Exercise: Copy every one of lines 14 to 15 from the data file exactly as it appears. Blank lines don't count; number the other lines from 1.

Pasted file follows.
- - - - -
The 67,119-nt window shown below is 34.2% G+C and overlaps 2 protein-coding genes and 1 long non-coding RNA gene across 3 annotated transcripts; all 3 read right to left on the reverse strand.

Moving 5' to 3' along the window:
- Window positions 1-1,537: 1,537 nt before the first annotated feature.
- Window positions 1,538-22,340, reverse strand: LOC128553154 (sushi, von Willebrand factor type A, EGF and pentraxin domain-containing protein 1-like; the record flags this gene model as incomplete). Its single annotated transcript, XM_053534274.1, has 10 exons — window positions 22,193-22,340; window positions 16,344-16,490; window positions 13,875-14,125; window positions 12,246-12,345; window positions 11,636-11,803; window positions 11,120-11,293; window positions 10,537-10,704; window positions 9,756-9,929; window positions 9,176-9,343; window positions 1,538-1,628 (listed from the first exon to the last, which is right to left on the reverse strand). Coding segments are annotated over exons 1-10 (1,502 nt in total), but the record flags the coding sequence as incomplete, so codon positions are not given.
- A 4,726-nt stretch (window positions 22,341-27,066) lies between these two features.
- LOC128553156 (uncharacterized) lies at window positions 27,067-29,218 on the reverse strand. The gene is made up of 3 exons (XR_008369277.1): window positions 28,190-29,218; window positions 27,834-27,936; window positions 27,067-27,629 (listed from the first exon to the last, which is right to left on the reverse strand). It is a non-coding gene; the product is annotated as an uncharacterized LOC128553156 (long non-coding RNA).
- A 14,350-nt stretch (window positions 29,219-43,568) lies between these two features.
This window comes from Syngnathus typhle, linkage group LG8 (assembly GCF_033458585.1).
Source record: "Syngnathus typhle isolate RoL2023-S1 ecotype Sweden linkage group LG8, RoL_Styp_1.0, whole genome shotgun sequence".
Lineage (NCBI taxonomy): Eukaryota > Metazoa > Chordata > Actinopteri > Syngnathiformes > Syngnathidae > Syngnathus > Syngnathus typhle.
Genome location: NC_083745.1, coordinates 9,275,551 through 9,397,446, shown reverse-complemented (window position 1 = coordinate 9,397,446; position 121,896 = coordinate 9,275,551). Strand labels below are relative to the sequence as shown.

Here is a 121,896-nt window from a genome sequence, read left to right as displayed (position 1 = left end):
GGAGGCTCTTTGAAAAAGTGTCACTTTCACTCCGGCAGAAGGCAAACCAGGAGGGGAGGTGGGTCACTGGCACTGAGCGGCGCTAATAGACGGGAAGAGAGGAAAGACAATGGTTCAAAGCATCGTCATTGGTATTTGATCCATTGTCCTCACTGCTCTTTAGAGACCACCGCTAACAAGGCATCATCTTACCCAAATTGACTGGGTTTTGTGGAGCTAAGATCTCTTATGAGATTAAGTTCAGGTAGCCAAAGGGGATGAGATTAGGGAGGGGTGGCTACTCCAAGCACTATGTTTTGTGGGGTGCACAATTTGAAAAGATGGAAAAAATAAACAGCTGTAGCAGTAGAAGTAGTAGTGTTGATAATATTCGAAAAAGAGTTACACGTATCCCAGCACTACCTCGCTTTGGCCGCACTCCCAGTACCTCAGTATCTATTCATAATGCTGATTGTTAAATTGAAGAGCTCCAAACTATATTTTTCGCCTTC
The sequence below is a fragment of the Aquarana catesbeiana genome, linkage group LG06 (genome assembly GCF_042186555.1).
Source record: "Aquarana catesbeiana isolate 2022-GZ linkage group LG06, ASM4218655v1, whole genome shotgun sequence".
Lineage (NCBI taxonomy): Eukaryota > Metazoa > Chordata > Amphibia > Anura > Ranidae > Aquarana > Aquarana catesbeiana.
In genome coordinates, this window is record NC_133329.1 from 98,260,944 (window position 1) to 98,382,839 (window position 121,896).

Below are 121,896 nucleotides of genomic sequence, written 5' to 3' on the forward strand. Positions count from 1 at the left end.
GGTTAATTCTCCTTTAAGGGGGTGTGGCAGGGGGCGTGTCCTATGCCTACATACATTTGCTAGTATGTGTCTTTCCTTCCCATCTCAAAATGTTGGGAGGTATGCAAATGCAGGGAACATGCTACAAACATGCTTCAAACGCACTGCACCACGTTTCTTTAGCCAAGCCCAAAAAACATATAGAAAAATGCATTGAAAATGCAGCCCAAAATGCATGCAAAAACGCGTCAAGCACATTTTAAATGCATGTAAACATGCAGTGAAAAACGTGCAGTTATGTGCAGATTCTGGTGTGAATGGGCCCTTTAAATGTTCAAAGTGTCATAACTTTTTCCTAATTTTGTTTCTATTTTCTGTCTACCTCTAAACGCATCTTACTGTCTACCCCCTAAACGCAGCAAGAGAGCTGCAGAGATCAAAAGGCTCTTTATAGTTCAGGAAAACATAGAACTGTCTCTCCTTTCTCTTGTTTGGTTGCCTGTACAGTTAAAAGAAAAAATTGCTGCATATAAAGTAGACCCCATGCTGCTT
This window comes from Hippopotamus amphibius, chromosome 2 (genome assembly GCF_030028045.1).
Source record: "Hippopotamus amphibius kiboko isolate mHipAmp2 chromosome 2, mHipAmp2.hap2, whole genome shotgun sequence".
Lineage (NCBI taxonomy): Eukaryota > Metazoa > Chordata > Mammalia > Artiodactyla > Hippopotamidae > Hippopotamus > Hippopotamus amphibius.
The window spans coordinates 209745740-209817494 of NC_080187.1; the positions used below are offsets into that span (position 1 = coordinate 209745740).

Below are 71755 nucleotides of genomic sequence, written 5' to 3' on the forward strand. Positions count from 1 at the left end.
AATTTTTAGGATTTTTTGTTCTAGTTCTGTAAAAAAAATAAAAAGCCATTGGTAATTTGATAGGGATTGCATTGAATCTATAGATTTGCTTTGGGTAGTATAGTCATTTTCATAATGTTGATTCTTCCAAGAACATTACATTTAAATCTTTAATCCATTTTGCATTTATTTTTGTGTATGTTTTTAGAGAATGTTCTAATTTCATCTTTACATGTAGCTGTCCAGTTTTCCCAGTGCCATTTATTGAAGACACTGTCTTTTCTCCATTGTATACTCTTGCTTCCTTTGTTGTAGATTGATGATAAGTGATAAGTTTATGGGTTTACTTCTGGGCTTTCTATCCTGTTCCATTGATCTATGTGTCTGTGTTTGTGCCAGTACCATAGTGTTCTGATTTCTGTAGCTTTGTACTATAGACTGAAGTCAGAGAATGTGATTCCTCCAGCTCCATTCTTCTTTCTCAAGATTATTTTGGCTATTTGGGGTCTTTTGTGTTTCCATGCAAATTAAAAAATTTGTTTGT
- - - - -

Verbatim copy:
The sequence below is a fragment of the Aquarana catesbeiana genome, linkage group LG06 (genome assembly GCF_042186555.1).
Source record: "Aquarana catesbeiana isolate 2022-GZ linkage group LG06, ASM4218655v1, whole genome shotgun sequence".